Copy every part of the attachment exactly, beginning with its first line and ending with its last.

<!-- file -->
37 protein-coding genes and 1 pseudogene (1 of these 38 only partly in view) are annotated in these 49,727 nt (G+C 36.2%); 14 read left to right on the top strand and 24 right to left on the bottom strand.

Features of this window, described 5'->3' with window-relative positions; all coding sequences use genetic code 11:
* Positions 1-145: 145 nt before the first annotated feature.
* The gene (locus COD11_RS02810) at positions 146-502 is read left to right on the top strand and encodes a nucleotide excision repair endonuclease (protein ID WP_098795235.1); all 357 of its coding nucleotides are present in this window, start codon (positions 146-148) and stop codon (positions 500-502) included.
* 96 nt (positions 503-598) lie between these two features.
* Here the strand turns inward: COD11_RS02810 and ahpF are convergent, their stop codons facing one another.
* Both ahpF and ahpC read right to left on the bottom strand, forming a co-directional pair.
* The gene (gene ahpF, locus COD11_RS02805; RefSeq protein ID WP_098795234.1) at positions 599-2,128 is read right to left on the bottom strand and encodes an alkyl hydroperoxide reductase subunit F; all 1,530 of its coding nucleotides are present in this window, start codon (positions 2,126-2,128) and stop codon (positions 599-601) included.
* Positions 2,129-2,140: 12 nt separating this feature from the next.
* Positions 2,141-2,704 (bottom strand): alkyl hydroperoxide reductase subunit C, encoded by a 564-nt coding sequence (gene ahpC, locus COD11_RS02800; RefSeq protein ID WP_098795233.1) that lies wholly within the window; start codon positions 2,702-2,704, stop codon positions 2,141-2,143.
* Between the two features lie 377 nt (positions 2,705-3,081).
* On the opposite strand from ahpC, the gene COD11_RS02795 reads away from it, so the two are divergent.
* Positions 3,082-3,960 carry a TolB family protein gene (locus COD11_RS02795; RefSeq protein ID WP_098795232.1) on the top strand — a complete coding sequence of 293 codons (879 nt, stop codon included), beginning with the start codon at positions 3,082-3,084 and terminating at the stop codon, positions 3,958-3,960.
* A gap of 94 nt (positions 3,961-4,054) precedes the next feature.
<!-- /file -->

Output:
37 protein-coding genes and 1 pseudogene (1 of these 38 only partly in view) are annotated in these 49,727 nt (G+C 36.2%); 14 read left to right on the top strand and 24 right to left on the bottom strand.

Features of this window, described 5'->3' with window-relative positions; all coding sequences use genetic code 11:
* Positions 1-145: 145 nt before the first annotated feature.
* The gene (locus COD11_RS02810) at positions 146-502 is read left to right on the top strand and encodes a nucleotide excision repair endonuclease (protein ID WP_098795235.1); all 357 of its coding nucleotides are present in this window, start codon (positions 146-148) and stop codon (positions 500-502) included.
* 96 nt (positions 503-598) lie between these two features.
* Here the strand turns inward: COD11_RS02810 and ahpF are convergent, their stop codons facing one another.
* Both ahpF and ahpC read right to left on the bottom strand, forming a co-directional pair.
* The gene (gene ahpF, locus COD11_RS02805; RefSeq protein ID WP_098795234.1) at positions 599-2,128 is read right to left on the bottom strand and encodes an alkyl hydroperoxide reductase subunit F; all 1,530 of its coding nucleotides are present in this window, start codon (positions 2,126-2,128) and stop codon (positions 599-601) included.
* Positions 2,129-2,140: 12 nt separating this feature from the next.
* Positions 2,141-2,704 (bottom strand): alkyl hydroperoxide reductase subunit C, encoded by a 564-nt coding sequence (gene ahpC, locus COD11_RS02800; RefSeq protein ID WP_098795233.1) that lies wholly within the window; start codon positions 2,702-2,704, stop codon positions 2,141-2,143.
* Between the two features lie 377 nt (positions 2,705-3,081).
* On the opposite strand from ahpC, the gene COD11_RS02795 reads away from it, so the two are divergent.
* Positions 3,082-3,960 carry a TolB family protein gene (locus COD11_RS02795; RefSeq protein ID WP_098795232.1) on the top strand — a complete coding sequence of 293 codons (879 nt, stop codon included), beginning with the start codon at positions 3,082-3,084 and terminating at the stop codon, positions 3,958-3,960.
* A gap of 94 nt (positions 3,961-4,054) precedes the next feature.